History of Health and Safety in the UK

Posted on written by Sam Barton

Health and safety is progressing all the time.

The number of fatalities at work in the UK is much better than it was even 30 years ago.

In this week’s blog, we are going to have a look at the timeline of health and safety in the UK and show you how it has evolved over the last 200+ years.

Timeline of health and safety in the UK

If we really want to get into the history of health and safety, we need to first start with a bit of background.

The Industrial Revolution

Ok, we aren’t going to write a thesis on the Industrial Revolution. Still, it is useful to give it some context as it forms the basis of why health and safety became so important.

As the UK moved away from more traditional methods of work such as agriculture and instead flocked to the factories and other industries in the cities, work conditions became more dangerous.

With so many people looking for work, this resulted in low pay, poor conditions and many accidents. There was also a considerable increase in child labour.

1802 – The Factory Act

This all led to the first piece of health and safety legislation on our list – The Factory Act of 1902.

Actually, it was officially known as the Health and Morals of Apprentices Act. The act itself made the following into law:

  • Have sufficient windows and opening for ventilation
  • Be cleaned at least twice yearly with quicklime and water
  • Limit working hours for apprentices to no more than 12 hours a day (excluding time taken for breaks)
  • Stop night-time working by apprentices during the hours of 9 pm, and 6 am
  • Provide suitable clothing and sleeping accommodation to every apprentice
  • Instruct apprentices in reading, writing, arithmetic and the principles of the Christian religion

This legislation applied to factories and textile mills that employed either 20 or more employees or three or more apprentices.

1837 – Duty of Care Introduced

Next on our list comes a few decades later.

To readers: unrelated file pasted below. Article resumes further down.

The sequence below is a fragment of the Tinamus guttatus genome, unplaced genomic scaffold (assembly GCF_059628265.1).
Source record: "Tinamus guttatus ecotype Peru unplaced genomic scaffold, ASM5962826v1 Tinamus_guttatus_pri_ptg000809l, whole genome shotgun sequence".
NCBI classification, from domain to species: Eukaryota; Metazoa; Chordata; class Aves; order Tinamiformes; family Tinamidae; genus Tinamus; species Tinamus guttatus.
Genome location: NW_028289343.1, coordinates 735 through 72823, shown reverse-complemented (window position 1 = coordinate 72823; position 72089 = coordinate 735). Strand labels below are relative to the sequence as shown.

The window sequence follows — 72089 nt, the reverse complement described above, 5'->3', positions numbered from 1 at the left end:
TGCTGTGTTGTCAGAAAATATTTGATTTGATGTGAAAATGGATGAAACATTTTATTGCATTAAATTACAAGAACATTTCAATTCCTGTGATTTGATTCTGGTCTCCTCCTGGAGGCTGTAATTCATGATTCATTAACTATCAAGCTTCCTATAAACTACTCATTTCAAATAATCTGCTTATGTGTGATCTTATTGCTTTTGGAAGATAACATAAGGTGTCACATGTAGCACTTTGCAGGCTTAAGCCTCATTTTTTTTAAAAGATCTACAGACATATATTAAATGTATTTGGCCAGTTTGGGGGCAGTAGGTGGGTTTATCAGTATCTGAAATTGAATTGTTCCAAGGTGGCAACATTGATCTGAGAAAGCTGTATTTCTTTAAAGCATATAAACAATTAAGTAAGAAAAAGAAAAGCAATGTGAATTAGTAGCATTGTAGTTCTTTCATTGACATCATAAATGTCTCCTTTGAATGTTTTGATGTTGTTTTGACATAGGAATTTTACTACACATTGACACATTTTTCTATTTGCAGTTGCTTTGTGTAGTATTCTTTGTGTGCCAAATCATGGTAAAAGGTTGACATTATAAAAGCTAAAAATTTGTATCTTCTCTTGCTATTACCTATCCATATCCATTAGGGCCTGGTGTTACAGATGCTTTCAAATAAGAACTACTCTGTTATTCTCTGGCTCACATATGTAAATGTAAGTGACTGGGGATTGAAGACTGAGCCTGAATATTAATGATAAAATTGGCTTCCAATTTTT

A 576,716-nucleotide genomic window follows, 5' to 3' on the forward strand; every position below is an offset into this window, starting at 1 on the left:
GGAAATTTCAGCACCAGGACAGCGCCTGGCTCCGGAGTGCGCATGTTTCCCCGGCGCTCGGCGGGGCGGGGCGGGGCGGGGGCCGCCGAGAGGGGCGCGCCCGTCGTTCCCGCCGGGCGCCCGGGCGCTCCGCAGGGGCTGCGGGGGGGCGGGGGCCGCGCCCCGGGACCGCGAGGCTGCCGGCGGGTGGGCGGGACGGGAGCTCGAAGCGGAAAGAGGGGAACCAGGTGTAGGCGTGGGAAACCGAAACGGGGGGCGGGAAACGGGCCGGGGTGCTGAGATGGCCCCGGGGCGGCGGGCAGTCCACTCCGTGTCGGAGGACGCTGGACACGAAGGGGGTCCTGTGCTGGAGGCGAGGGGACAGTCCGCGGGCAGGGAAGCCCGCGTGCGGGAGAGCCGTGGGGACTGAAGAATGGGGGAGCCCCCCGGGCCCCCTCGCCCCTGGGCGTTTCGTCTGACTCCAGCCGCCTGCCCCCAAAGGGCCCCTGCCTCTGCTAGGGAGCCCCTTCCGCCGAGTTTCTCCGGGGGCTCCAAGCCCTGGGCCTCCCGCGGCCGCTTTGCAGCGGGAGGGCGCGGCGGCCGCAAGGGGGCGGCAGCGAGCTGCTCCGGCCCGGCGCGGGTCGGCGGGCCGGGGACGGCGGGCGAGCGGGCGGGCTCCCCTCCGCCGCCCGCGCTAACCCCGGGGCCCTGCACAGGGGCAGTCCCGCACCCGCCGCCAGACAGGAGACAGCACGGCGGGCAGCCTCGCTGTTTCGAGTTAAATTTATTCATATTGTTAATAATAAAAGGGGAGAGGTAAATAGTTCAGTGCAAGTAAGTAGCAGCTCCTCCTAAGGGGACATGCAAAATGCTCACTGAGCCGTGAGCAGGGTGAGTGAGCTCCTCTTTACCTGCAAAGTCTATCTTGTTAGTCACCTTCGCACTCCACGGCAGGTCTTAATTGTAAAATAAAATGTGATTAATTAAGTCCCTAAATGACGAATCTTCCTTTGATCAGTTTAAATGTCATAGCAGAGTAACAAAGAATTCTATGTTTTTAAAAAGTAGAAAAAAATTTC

Duty of care came from a legal case. A worker, Charles Priestley, suffered severe injuries after he fell from a wagon that his employer had overloaded.

Priestley was awarded £100 (around £11,000 these days), and it was the first time that the practice of employers having to provide a ‘duty of care’ to their employees was introduced.

Over the next 40 or so years, there were a series of other health and safety acts introduced that were mainly aimed at increasing protection for women and children at work.

1880 – The Employer’s Liability Act

Following on from the landmark case in 1837, towards the end of the 19th century The Employer’s Liability Act was passed.

This allowed workers the right to seek compensation if they were injured at work as a result of negligence by another employee. This also extended to allow the injured person or their family being able to seek compensation due to faulty machinery or equipment.

Leading up to the 1974 Health and Safety at Work Act

We’re going to take a big leap by going forward almost a century.

In that time, there were many health and safety regulations passed as well as legislation that helped to protect agricultural workers. However, the next big piece of law was the Health and Safety at Work Act.

You will have heard of this. It pretty much changed the health and safety landscape and is still the foundation for workplace safety today. One of the main changes is that it covered all industries and jobs – it wasn’t specific like the Factory Act or any of the agricultural laws.

The Health and Safety at Work Act states that employers have to ensure that staff are kept safe. It also puts an emphasis on employees to work safely too. It created the Health and Safety Commission, as well as the Health and Safety Executive.

The impact of this piece of legislation can’t be underestimated. Fatalities at work were reduced by 87% from 1974 to 2014, and non-fatal workplace accidents fell by 70%.

Recent developments

Since the introduction of the Health and Safety at Work Act there have been many pieces of legislation that have been introduced to help protect workers. Many of these are industry-specific with others are more general, such as The Management of Health and Safety at Work Regulations 1999.

There has been a substantial rise in health and safety enforcement and this has come down to the legislative changes back in 2015 that took the cap off fines for safety breaches.

Health and Safety Statistics

It can be hard to get accurate statistics for statistics before the 1980s and the introduction of the Notification of Accidents and Dangerous Occurrences Regulations.

That being said, there is some data available.

Workplace injuries and especially workplace fatalities have decreased dramatically over the course of the 20th century. In fact, it has gone from 4,400 reported deaths per year to around 200 by 1999 although some of this is down to the move away from traditionally more dangerous industries such as mining.

Even still, we have far safer workplaces in 2019 than we did in 1819, 1919 or even since the turn of the millennium.

It might have taken a while to get to where we are. However, with the various pieces of legislation, we have mentioned here, plus a whole raft of more regulations and case law, workplaces in the UK have become among the safest in the world.

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